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What is whiplash?

Published: March 10, 2020

What is whiplash?

Whiplash itself is not an injury or a diagnosis. The term “whiplash” refers to a sudden jerking or jolting of something (usually refers to the head/neck). It is commonly used to describe what happens in a car accident when you are moving very quickly and suddenly stop, such as driving into a stationary object, or when you are stationary and another car quickly hits you from behind.

The associated injuries, pain and dysfunction that follow this incident are referred to as Whiplash Associated Disorders or WAD. However, it is commonly still described and diagnosed as simply “whiplash”.

Whiplash Associated Disorders:

Whiplash Associated Disorders occur after there is a sudden acceleration then deceleration force to the neck as mentioned above. This can affect the muscles, ligaments and even the bones in that region.

Whiplash injuries vary greatly in severity, sometimes symptoms last only a few days to weeks and can be treated with simple physiotherapy techniques to manage the pain. However, fifty percent of those who suffer from WAD will still have symptoms three months later. Treatment and rehabilitation in these cases then become extremely important to ensure there are no lasting effects, you can achieve your goals and be pain-free.

Whiplash is often associated with motor vehicle accidents as this the most common cause. However, it can occur from many other scenarios where the neck is forcefully moved backward and forwards, or side to side, such as:

  • Motor vehicle accidents
  • Sporting injuries involving a collision
  • Falls involving the neck or head
  • Forceful theme park rides
  • Bungy jumping

Symptoms of whiplash-associated disorders

  • Neck pain and/or stiffness
  • Reduced range of head movements
  • Tenderness around neck and shoulder muscles, or the spine 
  • Headaches, dizziness and other concussion symptoms
  • Changes to sensation through arms or around shoulder blades
  • Weakness through arms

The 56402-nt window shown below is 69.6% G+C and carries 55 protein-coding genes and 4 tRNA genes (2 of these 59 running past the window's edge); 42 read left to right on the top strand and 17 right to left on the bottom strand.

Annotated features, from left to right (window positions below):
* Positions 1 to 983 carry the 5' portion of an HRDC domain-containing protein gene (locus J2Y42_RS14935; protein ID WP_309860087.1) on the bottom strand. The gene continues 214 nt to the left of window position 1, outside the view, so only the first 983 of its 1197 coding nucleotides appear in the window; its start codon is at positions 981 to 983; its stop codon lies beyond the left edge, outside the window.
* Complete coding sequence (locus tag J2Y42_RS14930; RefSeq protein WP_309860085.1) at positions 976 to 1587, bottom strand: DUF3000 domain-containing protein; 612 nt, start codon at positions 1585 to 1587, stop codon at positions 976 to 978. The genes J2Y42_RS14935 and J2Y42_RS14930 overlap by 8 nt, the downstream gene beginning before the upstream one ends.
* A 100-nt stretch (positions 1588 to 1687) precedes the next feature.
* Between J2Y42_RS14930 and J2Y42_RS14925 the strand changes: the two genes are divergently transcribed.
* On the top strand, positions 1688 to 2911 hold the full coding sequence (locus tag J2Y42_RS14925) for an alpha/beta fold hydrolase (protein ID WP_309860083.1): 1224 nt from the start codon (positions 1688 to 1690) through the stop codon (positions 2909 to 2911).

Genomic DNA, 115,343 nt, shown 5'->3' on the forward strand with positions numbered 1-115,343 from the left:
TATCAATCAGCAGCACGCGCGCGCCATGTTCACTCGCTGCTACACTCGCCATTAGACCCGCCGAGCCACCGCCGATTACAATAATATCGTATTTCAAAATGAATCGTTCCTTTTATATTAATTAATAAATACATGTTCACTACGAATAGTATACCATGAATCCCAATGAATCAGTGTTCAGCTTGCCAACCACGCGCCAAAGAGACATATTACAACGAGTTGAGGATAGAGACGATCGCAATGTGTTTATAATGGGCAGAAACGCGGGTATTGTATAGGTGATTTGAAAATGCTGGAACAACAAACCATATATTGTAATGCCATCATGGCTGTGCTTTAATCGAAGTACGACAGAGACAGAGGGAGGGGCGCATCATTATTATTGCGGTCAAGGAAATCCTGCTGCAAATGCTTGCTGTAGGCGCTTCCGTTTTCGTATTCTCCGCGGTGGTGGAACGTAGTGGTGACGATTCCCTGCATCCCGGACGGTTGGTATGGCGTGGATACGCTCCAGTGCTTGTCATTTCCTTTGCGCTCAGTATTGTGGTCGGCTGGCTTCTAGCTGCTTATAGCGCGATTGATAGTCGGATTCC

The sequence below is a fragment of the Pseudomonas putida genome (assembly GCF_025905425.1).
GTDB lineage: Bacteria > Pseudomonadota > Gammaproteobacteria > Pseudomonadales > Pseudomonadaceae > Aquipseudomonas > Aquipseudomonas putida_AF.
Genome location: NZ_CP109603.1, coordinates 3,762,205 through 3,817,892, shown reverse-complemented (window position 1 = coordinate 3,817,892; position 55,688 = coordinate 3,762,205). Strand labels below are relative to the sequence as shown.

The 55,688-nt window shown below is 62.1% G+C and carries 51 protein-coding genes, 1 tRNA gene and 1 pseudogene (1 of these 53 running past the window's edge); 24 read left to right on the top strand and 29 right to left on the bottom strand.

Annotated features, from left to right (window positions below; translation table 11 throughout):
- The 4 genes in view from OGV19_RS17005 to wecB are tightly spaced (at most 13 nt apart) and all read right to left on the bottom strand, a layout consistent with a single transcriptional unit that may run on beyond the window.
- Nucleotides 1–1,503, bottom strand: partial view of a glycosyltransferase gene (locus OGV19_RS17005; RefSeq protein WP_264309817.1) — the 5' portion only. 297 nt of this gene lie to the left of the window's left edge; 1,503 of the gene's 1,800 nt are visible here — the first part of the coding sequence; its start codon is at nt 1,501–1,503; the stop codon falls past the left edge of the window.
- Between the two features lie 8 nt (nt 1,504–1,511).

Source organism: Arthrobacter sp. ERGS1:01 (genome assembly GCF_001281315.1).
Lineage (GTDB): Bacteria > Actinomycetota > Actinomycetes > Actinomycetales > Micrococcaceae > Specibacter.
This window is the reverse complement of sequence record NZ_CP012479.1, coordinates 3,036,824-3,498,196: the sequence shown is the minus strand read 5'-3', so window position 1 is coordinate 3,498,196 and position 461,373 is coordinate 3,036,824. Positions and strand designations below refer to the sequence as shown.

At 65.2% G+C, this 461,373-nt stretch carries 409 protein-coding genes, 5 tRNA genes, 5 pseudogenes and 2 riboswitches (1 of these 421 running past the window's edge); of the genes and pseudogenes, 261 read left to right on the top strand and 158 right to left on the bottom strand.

How is it diagnosed?

The assessment of whiplash can in most cases be completed by a physiotherapist. The Transport Accident Commission (TAC) provides a whiplash guideline to increase the accuracy of diagnosis. It is based on the mechanism of injury, current symptoms, and a thorough physical examination. This usually involves palpation of the spine and surrounding areas, testing movement, and muscle strength, and assessing sensation and reflexes.

In most cases, scans, such as x-rays, are not required. In fact, they are only suggested if a fracture is suspected (which is rare). Otherwise, they do not alter the treatment you would receive after a whiplash injury.

What does the treatment involve?

Based on the Transport Accident Commission’s guidelines, treatment would involve:

Active exercise 

Exercise is the most effective treatment for whiplash-associated disorders. There is high-level evidence supporting the use of exercises to strengthen the neck, shoulders, and back following a whiplash injury. These should be gradually introduced and increased based on an ongoing assessment from your Back In Motion physiotherapist.

Understanding the injury 

Understanding an injury and what you can do to help yourself is a key component to recovery. Incorrect and often negative beliefs about pain, as well as excessive cautiousness, can result in worsening symptoms, even when the initial injury is improving.

Spinal mobilization, massage, and other passive treatments

‘Hands-on’ treatments are recommended only if they show benefits, such as you have increased movement or reduced pain afterward. This includes the use of heat or ice. ‘Hands-on’ treatment also must be accompanied by specific ongoing exercises. Often hands-on treatments are used more frequently at the beginning of a whiplash injury and then reduces in frequency with time.

Pain medication

Simple painkillers and anti-inflammatories can be used to reduce pain in the short term. They are not suggested as an ongoing treatment for persistent pain. This should be discussed with your doctor or pharmacist.

What is the BEST management for WAD?

Early intervention

We recommend seeing your GP or physiotherapist if you think that you have suffered from whiplash. Whiplash symptoms can often develop after a few days, so it is important that you seek treatment and advice even with a seemingly minor injury. Early treatment is essential in controlling whiplash and improving the likelihood and speed of recovery. Exercise is the key.

Stay active

While pain and injury sometimes require rest, complete rest following a whiplash injury is not recommended. Often fear and being over cautious can result in an increase in symptoms. Instead, gradually return to your usual tasks and focus on what you can do. In addition to this, soft collars that immobilize the neck are not recommended unless medically necessary (e.g. fractures).

Imaging is very rarely required

As mentioned above, imaging is not a routine part of assessing whiplash. Findings such as degeneration on x-rays are often incidental and do not correlate with poor outcomes following a whiplash injury.


The correct management of whiplash soon after it has occurred is crucial and can greatly affect prognosis. Whiplash is often seen by our physiotherapists at Back in Motion Mentone, and all our physiotherapists can accurately diagnose and treat the condition.

If you sustained your injury in a car accident, some or possibly all of your treatment cost may be covered by the Transport Accident Commission. Give us a call, or book in online at Back In Motion Mentone, for a free initial assessment and to get started early on the management of your condition.


Zebulun Ariaratnam

Clinical Service Co-ordinator & Physiotherapist